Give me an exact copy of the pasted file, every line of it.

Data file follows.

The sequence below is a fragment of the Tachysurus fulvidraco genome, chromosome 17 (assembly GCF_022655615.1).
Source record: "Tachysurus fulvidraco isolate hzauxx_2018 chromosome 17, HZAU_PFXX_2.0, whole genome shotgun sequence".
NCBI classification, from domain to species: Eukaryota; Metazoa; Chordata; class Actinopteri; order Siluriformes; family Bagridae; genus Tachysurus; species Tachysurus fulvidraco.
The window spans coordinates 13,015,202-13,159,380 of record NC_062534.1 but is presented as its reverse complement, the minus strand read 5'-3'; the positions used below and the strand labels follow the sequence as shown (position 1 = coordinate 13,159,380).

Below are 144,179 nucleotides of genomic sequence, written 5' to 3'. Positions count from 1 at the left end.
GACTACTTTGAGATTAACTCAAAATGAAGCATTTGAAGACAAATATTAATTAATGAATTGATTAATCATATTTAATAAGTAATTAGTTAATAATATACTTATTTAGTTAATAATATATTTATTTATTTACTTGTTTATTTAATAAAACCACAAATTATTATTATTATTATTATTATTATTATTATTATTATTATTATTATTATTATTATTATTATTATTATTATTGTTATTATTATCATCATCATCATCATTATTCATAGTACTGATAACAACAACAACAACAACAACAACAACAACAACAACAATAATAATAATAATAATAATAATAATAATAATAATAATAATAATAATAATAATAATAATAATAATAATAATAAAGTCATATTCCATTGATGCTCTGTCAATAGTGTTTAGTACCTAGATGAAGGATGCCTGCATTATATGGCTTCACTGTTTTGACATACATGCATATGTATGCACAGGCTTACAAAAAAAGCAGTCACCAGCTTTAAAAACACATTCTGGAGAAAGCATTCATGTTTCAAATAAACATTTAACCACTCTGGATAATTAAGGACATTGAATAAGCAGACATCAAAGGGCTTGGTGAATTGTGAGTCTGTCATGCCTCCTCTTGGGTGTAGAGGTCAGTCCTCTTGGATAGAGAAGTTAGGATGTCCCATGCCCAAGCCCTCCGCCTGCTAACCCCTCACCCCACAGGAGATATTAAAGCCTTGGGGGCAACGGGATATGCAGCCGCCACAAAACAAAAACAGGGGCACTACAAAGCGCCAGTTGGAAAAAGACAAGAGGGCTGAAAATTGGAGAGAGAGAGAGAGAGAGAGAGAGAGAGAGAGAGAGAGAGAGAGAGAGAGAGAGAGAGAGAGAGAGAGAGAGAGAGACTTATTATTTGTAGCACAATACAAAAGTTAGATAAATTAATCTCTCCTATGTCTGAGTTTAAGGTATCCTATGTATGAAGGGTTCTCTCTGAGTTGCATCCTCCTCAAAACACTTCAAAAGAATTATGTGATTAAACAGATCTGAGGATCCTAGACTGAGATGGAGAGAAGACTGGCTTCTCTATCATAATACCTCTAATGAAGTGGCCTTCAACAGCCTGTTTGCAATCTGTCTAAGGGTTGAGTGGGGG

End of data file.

The sequence below is a fragment of the Tachysurus fulvidraco genome, chromosome 17 (assembly GCF_022655615.1).
Source record: "Tachysurus fulvidraco isolate hzauxx_2018 chromosome 17, HZAU_PFXX_2.0, whole genome shotgun sequence".
NCBI classification, from domain to species: Eukaryota; Metazoa; Chordata; class Actinopteri; order Siluriformes; family Bagridae; genus Tachysurus; species Tachysurus fulvidraco.
The window spans coordinates 13,015,202-13,159,380 of record NC_062534.1 but is presented as its reverse complement, the minus strand read 5'-3'; the positions used below and the strand labels follow the sequence as shown (position 1 = coordinate 13,159,380).

Below are 144,179 nucleotides of genomic sequence, written 5' to 3'. Positions count from 1 at the left end.
GACTACTTTGAGATTAACTCAAAATGAAGCATTTGAAGACAAATATTAATTAATGAATTGATTAATCATATTTAATAAGTAATTAGTTAATAATATACTTATTTAGTTAATAATATATTTATTTATTTACTTGTTTATTTAATAAAACCACAAATTATTATTATTATTATTATTATTATTATTATTATTATTATTATTATTATTATTATTATTATTATTATTATTGTTATTATTATCATCATCATCATCATTATTCATAGTACTGATAACAACAACAACAACAACAACAACAACAACAACAACAATAATAATAATAATAATAATAATAATAATAATAATAATAATAATAATAATAATAATAATAATAATAATAATAAAGTCATATTCCATTGATGCTCTGTCAATAGTGTTTAGTACCTAGATGAAGGATGCCTGCATTATATGGCTTCACTGTTTTGACATACATGCATATGTATGCACAGGCTTACAAAAAAAGCAGTCACCAGCTTTAAAAACACATTCTGGAGAAAGCATTCATGTTTCAAATAAACATTTAACCACTCTGGATAATTAAGGACATTGAATAAGCAGACATCAAAGGGCTTGGTGAATTGTGAGTCTGTCATGCCTCCTCTTGGGTGTAGAGGTCAGTCCTCTTGGATAGAGAAGTTAGGATGTCCCATGCCCAAGCCCTCCGCCTGCTAACCCCTCACCCCACAGGAGATATTAAAGCCTTGGGGGCAACGGGATATGCAGCCGCCACAAAACAAAAACAGGGGCACTACAAAGCGCCAGTTGGAAAAAGACAAGAGGGCTGAAAATTGGAGAGAGAGAGAGAGAGAGAGAGAGAGAGAGAGAGAGAGAGAGAGAGAGAGAGAGAGAGAGAGAGAGAGAGAGAGAGACTTATTATTTGTAGCACAATACAAAAGTTAGATAAATTAATCTCTCCTATGTCTGAGTTTAAGGTATCCTATGTATGAAGGGTTCTCTCTGAGTTGCATCCTCCTCAAAACACTTCAAAAGAATTATGTGATTAAACAGATCTGAGGATCCTAGACTGAGATGGAGAGAAGACTGGCTTCTCTATCATAATACCTCTAATGAAGTGGCCTTCAACAGCCTGTTTGCAATCTGTCTAAGGGTTGAGTGGGGG